networked computers

					        Data Communications and
        Computer Networks: A
        Business User’s Approach


Chapter 14
Network Design and Management



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Introduction
Properly designing a computer network is a difficult task. It
requires planning and analysis, feasibility studies, capacity
planning, and baseline creation skills.
Performing network management is difficult too. A network
manager must possess computer and people skills, management
skills, financial skills, and be able to keep up with changing
technology.


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Systems Development Life Cycle (SDLC)
Every business has a number of goals.
System planners and management personnel within a company
try to generate a set of questions, or problems, to help the
company achieve those goals.
To properly understand a problem, analyze all possible
solutions, select the best solution, and implement and maintain
the solution, you need to follow a well-defined plan.
SDLC is a methodology, or plan, for a structured approach to
the development of a business system.                             3
Systems Development Life Cycle
SDLC involves several phases. These phases are often:
• Planning
• Analysis
• Design
• Implementation
• Maintenance
These phases are cyclical and usually never ending.




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               Cycle of the phases
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Systems Development Life Cycle
A systems analyst is typically responsible for managing a project
and following the SDLC phases.
Anyone, however, may be called upon to assist a systems
analyst.
Or anyone may have to assume some of the duties of a systems
analyst.
Individuals that are called upon to support a computer network
should understand the basic phases of SDLC.
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Systems Development Life Cycle
Planning Phase - Identify problems, opportunities, and
objectives.
Analysis Phase - Determine information requirements.
Information requirements can be gathered by sampling and
collecting hard data, interviewing, questionnaires, observing
environments, and prototyping.
Design Phase - Design the system that was recommended and
approved at the end of the analysis phase.
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Systems Development Life Cycle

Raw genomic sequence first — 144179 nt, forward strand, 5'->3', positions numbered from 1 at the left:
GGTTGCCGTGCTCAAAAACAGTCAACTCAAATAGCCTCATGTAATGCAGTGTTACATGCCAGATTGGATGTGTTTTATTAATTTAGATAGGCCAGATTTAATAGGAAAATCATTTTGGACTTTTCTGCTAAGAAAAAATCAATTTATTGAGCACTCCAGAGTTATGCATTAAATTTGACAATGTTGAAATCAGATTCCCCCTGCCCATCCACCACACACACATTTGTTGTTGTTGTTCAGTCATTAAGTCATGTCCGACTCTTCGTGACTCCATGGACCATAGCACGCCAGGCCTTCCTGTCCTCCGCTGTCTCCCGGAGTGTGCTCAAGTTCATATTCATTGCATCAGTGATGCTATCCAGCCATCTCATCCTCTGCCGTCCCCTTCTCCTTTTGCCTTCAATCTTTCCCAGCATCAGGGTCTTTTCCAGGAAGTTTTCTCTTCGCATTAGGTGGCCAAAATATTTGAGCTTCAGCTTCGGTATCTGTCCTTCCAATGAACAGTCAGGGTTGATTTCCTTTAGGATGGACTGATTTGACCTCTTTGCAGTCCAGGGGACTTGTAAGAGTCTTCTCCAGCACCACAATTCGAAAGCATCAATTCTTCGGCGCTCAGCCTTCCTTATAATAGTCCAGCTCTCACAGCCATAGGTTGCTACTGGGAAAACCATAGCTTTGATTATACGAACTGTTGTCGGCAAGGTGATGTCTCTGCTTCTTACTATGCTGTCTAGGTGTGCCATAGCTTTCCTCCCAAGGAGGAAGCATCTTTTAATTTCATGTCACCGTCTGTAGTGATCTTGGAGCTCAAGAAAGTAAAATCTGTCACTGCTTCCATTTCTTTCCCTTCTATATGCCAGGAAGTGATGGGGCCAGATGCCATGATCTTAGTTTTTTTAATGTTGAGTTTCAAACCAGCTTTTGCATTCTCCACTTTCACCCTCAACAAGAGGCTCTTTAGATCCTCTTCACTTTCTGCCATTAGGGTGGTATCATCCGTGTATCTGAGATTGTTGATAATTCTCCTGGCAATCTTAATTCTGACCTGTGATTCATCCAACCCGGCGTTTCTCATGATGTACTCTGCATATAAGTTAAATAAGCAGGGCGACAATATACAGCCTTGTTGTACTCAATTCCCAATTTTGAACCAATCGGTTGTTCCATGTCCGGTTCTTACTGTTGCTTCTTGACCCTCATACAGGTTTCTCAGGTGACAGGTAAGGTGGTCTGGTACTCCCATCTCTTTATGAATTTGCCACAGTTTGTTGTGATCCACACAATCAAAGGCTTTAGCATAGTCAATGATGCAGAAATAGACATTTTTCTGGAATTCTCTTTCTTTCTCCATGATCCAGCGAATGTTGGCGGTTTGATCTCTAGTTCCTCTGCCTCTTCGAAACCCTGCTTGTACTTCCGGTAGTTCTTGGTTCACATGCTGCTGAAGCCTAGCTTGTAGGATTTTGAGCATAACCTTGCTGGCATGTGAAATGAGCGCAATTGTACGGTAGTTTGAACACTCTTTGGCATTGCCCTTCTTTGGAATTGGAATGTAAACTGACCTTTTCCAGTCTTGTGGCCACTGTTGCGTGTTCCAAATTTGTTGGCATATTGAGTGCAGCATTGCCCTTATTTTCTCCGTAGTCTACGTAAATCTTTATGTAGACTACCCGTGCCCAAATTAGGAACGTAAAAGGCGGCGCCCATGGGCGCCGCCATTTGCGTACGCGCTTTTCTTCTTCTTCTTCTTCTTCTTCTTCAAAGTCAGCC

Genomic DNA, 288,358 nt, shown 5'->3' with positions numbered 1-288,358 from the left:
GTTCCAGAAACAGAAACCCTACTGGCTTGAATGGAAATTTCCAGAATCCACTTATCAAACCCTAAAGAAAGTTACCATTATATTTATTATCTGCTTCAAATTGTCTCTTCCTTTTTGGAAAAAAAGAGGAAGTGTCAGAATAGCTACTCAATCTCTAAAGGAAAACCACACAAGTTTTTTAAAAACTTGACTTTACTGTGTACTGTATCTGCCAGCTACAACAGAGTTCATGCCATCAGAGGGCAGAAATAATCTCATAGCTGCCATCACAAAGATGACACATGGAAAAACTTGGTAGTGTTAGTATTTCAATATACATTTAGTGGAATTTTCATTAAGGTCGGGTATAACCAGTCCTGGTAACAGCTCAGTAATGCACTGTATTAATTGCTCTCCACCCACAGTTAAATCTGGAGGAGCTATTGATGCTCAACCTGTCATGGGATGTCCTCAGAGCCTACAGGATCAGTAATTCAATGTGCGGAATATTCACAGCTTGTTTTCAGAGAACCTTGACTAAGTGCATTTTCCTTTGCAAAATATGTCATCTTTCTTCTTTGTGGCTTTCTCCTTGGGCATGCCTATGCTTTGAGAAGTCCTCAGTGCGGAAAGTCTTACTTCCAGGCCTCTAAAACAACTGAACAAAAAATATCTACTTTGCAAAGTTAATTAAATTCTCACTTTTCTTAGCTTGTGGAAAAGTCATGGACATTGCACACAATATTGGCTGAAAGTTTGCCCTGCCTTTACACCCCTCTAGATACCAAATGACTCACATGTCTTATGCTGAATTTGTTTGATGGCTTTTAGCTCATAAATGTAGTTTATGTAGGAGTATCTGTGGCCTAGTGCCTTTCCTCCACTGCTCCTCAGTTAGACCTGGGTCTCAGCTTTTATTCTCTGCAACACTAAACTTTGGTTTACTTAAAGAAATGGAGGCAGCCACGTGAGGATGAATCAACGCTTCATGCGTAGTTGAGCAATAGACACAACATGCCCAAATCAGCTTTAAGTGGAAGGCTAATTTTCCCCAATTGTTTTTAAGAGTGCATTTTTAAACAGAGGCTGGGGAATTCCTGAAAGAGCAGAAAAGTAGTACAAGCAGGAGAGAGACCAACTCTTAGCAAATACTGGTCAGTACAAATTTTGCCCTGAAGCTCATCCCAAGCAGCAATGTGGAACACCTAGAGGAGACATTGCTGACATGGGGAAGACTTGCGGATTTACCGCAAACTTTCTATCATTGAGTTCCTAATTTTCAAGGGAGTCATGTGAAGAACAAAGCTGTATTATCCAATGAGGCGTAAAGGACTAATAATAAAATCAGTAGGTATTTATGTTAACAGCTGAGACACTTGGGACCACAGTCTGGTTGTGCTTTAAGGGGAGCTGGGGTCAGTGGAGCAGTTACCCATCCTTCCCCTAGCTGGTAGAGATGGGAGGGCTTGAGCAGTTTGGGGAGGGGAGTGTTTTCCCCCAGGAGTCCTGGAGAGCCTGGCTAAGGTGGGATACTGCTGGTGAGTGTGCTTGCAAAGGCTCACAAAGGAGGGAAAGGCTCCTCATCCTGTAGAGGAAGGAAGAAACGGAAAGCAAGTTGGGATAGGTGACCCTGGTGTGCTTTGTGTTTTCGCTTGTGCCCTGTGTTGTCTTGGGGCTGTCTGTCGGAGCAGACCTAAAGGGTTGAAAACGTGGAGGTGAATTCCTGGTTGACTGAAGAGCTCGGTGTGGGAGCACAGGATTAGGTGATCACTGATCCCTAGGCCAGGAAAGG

Implementation Phase - The system is installed and preparations
are made to move from the old system to the new.
Maintenance Phase - The longest phase, involves the ongoing
maintenance of the project.
Maintenance may require personnel to return to an earlier phase
to perform an update.


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Network Modeling
When updating or creating a new computer system, the analyst
will create a set of models for both the existing system (if there
is one) and the proposed system.
Network models can either demonstrate the current state of the
network or can model the desired computer network.
A location connectivity diagram is a network modeling tool that
depicts the various locations involved in a a network and the
interconnections between those locations.
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Network Modeling
An overview location connectivity diagram shows the big
picture of geographic locations of network facilities.
External users and mobile users can be identified, as well as the
locations primary to a business.
A detailed location connectivity diagram is a close-up model of
a single location and the networks that reside at the location.
Working groups and the distances between those groups can be
identified with a detailed diagram.                         11
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  X means a special site                      12
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Feasibility Studies
There are a number of ways to determine if a proposed system is
going to be feasible.
Technically feasible means the proposed system can be created
and implemented using currently existing technology.
   It can be done.

Financially feasible means the proposed system can be built
given the company’s current financial ability.
   We can afford it.

Operationally feasible means the system operates as designed
and implemented.
   It’ll work after we build it and it will be used.